Two drunks get on a city bus. It starts up, drives away, and a short time later, the passengers begin disrobing. They have revolvers strapped to their hips, radio gear, maybe Uzis. Seeing this, the drunks get nervous, get up and start pulling the overhead chain. They're desperate and want off the bus. The bus driver is knocking over garbage cans making his turns on the city streets. He yells back at the drunks "Hey, quit playing with the bell!" One of the passengers approaches the drunks. He's carrying a shotgun. "Do we know you?" the passenger says to the drunk. Now the drunks begin to pull the bell so hard they nearly rip it off its moorings. The passenger with the shotgun yells "Hey Phil, stop the bus. We got a couple of riders here." According to Ronald Kessler in his new book The Secrets Of The FBI, the passengers were FBI agents on a stakeout. The bus picked up the two drunks by mistake. Is this any way to run a government agency? Got that right. Welcome to the post 9/11 world of keeping America safe.
As Mr. Kessler indicates, this is not your grandfather's FBI. They think out of the box these days, and do imaginative things like staging fake car accidents to find terror suspects. They can and will impersonate almost anybody, although not a journalist or members of clergy. And female agents are not permitted to use sex to entrap a subject. So, if in doubt about who your date really is, kiss her. If she's FBI, she can't respond.
As to the question everyone has been wondering about, on page 17 we get: "Every other week, agent Louis Grever meets with his counterparts at the CIA". So yes, there is sharing of intelligence information, which was generally not the case prior to 9/11.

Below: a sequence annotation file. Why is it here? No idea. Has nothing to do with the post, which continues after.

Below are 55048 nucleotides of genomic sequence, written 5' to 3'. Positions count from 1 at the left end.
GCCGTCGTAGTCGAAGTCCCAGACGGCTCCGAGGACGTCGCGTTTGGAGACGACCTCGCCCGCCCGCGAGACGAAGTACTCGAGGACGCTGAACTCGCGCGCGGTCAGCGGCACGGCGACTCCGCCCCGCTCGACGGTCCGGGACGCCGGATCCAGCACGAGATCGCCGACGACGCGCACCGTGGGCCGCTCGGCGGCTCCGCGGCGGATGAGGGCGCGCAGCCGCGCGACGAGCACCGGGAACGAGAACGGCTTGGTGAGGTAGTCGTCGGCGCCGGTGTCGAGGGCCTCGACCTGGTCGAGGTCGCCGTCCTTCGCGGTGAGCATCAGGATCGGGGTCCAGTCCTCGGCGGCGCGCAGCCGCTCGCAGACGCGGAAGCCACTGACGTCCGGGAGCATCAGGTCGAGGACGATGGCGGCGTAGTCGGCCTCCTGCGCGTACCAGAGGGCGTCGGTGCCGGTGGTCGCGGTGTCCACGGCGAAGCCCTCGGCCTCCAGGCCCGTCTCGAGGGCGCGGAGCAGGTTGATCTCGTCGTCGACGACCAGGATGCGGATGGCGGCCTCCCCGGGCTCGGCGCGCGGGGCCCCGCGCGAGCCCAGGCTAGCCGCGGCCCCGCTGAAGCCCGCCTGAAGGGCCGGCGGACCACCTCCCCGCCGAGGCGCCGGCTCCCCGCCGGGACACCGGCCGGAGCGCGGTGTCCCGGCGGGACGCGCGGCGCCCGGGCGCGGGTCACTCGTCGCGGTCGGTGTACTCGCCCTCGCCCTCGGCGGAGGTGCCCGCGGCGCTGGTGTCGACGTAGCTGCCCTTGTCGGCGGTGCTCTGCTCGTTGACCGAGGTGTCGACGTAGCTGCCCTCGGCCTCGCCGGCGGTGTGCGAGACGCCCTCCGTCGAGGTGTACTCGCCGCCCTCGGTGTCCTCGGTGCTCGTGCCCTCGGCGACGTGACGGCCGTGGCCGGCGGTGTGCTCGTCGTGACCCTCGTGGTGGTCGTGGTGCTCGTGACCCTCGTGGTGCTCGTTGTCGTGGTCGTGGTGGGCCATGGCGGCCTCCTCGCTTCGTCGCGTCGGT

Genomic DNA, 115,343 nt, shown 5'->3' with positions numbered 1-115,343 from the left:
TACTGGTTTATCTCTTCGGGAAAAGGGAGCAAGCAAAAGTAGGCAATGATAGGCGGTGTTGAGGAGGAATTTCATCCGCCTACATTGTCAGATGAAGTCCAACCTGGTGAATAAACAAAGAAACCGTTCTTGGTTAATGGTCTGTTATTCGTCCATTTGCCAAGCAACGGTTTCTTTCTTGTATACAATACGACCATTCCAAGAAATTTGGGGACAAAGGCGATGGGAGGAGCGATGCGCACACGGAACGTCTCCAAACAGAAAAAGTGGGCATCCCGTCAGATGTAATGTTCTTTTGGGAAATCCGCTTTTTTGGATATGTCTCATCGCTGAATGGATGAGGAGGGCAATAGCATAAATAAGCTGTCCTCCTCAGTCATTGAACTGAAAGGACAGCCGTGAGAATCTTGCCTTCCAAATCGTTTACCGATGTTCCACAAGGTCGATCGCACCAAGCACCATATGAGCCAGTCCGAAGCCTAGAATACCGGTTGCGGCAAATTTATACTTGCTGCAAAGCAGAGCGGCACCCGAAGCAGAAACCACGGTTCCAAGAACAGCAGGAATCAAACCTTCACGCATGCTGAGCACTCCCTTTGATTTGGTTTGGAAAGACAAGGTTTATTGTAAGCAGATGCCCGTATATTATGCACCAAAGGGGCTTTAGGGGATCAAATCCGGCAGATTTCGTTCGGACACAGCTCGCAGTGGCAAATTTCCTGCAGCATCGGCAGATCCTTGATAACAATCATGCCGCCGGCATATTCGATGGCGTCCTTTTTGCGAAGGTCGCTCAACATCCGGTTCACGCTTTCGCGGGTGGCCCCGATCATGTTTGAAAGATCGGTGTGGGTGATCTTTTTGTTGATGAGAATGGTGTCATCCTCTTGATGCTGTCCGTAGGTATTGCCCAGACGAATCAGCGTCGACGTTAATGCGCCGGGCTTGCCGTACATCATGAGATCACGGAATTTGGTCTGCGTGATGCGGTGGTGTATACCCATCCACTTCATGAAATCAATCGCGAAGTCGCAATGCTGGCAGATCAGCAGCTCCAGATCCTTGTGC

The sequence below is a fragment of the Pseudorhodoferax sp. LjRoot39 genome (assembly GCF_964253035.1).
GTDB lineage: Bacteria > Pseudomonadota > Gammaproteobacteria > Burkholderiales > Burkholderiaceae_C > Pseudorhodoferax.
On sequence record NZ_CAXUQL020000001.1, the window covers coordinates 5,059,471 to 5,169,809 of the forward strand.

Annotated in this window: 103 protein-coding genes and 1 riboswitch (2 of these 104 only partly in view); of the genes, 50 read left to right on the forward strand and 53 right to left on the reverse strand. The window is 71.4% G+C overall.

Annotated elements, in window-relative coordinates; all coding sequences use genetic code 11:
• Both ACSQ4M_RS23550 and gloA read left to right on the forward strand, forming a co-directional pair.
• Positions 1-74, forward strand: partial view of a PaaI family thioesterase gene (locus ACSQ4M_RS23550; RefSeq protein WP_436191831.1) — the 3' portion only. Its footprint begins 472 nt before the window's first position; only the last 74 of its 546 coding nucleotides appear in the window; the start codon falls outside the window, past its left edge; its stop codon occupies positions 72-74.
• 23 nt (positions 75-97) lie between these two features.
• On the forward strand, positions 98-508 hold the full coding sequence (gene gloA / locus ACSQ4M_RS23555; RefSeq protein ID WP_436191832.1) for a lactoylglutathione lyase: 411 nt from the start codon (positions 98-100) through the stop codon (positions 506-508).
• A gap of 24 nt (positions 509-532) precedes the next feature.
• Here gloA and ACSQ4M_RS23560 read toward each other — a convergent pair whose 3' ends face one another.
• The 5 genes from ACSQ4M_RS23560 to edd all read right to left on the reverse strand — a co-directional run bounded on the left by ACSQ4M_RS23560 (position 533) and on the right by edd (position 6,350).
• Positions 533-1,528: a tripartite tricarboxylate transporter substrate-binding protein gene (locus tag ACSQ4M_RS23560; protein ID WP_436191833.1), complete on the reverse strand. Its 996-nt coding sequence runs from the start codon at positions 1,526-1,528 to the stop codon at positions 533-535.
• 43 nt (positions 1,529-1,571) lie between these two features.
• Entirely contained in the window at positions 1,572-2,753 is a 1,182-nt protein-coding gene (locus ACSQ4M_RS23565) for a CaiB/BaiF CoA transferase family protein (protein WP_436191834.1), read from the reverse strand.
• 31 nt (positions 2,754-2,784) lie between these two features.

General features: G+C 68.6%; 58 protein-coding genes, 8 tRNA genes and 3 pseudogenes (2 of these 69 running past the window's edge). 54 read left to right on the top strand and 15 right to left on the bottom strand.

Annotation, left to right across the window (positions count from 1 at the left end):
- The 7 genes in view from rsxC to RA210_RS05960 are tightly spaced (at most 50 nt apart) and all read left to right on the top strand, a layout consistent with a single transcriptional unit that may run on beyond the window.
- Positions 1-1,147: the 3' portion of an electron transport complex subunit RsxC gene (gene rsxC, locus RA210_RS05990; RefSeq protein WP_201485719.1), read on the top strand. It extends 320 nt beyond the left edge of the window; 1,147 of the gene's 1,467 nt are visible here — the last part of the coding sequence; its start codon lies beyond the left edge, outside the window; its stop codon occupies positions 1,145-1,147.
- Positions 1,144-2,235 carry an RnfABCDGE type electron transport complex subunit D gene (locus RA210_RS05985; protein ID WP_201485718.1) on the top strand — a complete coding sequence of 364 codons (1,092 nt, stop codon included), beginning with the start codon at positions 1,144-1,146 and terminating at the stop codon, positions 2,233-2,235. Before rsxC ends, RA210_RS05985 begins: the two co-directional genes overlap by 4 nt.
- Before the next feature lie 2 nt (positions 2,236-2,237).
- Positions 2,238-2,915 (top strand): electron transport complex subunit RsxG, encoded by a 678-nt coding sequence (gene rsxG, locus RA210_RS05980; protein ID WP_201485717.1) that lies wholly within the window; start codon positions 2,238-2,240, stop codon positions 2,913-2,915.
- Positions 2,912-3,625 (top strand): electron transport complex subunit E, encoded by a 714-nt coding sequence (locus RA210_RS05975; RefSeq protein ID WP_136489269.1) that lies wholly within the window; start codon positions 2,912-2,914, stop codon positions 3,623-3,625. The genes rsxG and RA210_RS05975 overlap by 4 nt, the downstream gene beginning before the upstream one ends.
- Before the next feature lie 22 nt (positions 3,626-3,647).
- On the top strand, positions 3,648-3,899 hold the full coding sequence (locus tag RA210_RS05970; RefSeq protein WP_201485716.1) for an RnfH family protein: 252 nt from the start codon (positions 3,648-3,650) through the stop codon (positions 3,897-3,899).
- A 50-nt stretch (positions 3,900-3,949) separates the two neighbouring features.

The FBI also doesn't like barking dogs, and will use tranquilizer darts to silence them. Other times they encounter more exotic species. On page 22 we get agent Mike McDevitt: "I hear all this noise ...I have a penlight in my mouth... I turn my head towards that... I see these orange eyes looking at me... a jaguar in a cage."
There are rewards that go beyond the tangible. Grever: "You love getting the phone call at home, grabbing your bag, and telling your family, `I gotta go! They need me! The country needs me!" When there's nothing more to learn about someone, the FBI clamps on the cuffs. "The day we arrest someone is the day I can't collect against him anymore," according to FBI assistant national security director Art Cummings II.
Overall, this book will answer most questions about the FBI's mission and its handling of important cases, including the hunt for Osama Bin Laden in Chapter 21. One new battleground is cyber terrorism, and industrial espionage, especially signals emanating from China. "We are being flooded, absolutely flooded by predominantly Chinese cyber attacks," Cummings says.